Monrovia — Famous radio talk show host Henry Costa narrowly escaped mob action by angry traders on Mechlin Street in Central Monrovia whom he believe are members of the Coalition for Democratic Change (CDC).
But the while the party has condemned the attack, they also pointed out that there is no evidence to that those who carried out the attack are members of the party.
Mr. Sam Mannah, spokesman to Senator George Weah told this paper that he believes those who carried out the attack were aggrieved citizens expressing their disenchantment against Costa.
He, however, added that the political leader of the CDC does not condone such acts.
Narrating his own ordeal, Costa said the traders, who once saw him as a hero and always cheered him up whenever he was in the area, ganged up against him when decided to greet them as usual.
"This group of people who sell there on Mechlin Street... I normally run into them and they'll be cheering me up like a hero, like I'm their idol, but today it was very different, I went into the meeting and when I came outside I saw this angry crowd, you could see the viciousness in their faces - they were roughly about 40 people, men and women, young and old and they were angry and they were shouting at me, very angry," he narrated his ordeal.
According to him, the mob threatened to burn his house and car if he continued speaking negatively against Senator George Weah, standard bearer of the opposition Coalition for Democratic Change (CDC).
He said the mob threw sachets of water at him and he escaped the scene through the back door of the building he was in, notwithstanding, the mob chased his vehicle.
He lamented people who have different views from the CDC would not be tolerated under a CDC-led government.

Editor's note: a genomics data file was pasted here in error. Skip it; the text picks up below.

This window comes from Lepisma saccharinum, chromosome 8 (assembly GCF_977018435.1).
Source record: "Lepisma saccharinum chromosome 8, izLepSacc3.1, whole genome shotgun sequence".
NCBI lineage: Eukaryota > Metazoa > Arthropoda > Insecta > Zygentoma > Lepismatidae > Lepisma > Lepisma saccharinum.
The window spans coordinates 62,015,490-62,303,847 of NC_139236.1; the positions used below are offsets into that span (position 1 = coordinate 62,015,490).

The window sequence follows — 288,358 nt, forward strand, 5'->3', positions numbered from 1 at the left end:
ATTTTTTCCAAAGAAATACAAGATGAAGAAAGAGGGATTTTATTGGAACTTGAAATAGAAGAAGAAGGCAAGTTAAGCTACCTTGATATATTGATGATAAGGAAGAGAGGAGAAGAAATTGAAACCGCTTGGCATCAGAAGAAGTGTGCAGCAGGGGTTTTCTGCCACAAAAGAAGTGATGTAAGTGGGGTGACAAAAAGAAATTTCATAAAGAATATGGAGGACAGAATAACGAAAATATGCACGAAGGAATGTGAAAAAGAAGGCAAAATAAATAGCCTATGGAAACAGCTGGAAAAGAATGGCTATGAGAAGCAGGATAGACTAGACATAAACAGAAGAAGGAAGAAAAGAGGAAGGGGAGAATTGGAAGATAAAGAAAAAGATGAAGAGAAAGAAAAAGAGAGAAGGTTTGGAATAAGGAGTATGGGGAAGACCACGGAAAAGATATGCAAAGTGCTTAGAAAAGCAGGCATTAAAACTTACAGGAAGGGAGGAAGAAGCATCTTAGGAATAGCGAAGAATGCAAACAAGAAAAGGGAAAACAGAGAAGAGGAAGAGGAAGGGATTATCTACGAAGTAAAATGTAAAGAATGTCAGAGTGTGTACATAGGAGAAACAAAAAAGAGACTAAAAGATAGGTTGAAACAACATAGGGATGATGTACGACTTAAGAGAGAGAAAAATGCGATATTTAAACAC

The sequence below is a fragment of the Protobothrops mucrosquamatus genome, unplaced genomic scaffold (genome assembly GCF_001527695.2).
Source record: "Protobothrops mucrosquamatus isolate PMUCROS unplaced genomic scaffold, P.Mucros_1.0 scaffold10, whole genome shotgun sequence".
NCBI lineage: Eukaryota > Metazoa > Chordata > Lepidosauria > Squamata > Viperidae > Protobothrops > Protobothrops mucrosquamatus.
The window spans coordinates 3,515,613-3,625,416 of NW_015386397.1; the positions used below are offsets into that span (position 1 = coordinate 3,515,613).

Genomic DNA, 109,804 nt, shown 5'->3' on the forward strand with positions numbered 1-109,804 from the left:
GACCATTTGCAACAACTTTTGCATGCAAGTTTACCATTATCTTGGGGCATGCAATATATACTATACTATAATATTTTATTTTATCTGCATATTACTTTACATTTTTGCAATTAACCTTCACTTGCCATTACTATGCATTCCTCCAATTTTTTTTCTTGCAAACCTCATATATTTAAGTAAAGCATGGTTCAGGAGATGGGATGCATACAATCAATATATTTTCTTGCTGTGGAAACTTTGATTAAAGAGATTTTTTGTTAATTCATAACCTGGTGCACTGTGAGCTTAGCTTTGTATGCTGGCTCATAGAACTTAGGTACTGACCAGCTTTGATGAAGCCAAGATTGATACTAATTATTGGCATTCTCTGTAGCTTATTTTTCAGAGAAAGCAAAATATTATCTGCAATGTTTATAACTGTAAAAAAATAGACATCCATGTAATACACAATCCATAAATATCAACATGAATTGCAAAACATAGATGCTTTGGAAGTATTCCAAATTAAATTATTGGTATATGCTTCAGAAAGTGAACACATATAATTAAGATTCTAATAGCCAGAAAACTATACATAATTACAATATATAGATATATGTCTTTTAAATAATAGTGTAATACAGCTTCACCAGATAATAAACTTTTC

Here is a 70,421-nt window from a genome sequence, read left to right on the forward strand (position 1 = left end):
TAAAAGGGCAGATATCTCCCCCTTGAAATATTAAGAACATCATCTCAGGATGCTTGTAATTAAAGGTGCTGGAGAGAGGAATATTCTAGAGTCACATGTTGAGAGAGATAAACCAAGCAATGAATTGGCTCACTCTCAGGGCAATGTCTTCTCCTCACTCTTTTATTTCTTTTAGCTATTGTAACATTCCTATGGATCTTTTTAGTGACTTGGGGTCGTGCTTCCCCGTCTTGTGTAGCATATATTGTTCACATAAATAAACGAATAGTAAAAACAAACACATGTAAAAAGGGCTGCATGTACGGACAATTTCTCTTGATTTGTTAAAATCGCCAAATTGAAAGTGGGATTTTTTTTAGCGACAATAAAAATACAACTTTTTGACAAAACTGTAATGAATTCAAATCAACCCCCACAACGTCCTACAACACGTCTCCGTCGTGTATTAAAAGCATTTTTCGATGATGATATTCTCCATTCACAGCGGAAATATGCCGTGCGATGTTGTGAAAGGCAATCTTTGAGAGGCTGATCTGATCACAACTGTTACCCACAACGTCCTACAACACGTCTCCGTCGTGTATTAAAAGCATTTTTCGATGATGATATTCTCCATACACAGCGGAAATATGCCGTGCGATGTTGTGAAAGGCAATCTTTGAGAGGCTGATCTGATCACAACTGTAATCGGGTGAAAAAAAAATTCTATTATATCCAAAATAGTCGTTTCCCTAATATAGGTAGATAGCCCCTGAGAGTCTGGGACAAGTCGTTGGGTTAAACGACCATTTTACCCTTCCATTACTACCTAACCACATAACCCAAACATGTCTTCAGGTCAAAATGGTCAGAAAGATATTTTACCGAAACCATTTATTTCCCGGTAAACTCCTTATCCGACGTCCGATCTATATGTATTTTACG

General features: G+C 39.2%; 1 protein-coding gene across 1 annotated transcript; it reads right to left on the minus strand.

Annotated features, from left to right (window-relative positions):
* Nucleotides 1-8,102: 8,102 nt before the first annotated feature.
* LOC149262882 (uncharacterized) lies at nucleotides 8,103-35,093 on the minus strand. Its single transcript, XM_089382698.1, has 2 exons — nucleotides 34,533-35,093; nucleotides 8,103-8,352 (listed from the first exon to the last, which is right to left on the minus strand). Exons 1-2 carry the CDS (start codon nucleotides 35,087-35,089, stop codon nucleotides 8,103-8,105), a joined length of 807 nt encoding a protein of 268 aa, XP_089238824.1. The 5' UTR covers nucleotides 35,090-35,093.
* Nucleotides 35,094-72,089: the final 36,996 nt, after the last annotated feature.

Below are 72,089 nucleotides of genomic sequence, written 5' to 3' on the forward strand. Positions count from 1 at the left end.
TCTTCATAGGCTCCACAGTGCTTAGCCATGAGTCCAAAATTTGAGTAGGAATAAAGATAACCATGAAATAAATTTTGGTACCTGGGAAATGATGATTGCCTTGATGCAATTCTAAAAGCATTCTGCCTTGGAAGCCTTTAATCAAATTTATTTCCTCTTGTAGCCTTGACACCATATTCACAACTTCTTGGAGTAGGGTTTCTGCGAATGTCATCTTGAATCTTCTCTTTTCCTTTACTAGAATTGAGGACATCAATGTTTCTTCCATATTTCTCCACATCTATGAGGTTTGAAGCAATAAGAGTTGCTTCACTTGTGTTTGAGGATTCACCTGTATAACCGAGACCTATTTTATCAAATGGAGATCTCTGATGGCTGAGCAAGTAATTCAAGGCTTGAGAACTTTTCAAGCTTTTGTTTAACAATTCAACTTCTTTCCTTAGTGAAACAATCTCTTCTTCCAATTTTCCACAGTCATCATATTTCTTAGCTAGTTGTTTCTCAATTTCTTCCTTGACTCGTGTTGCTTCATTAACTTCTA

In a statement, Senator Weah in a statement condemned the action against Costa, describing it as "despicable and unsavoury behaviour".
In a statement, Sen. Weah, who is currently in Nigeria said, "I would like to in this public manner condemn such despicable and unsavoury behaviour.
Such act should have no place in our body politics and our society as a whole. I hereby distance myself and our political institution from this act of violence; and any action geared towards the suppression of freedom of speech and freedom of the press."
The CDC standard bearer noted that political differences should never lead to violence against fellow citizens.
"This is one of the anti-democratic practices we have fought against as an institution; and the very tenets of democracy that we have fought for over the past decade, therefore we stand against any action that has the propensity to derail the gains we have made in this regard," he added.
He iterated that the CDC is a signatory to the Farmington River declaration which is geared towards maintaining the peace.
"Therefore, we remain committed to that effort. In furtherance of this, I would like to emphatically state that the CDC embraces press freedom and will not tolerate any act of violence against any media practitioner or media entity."
Weah: "It is my fervent hope that our common heritage as Liberians will continue to bind us together and that our diverse political views should never stand in the way of the unity we share, the peace we are proud of, and the true tenets of democracy we espouse.
Once again, I condemn this act against Mr. Costa in the strongest term; and hope that we will learn to be tolerant of others' views; as we strive for a United Liberia where all can live in peace and harmony despite our political views and social status."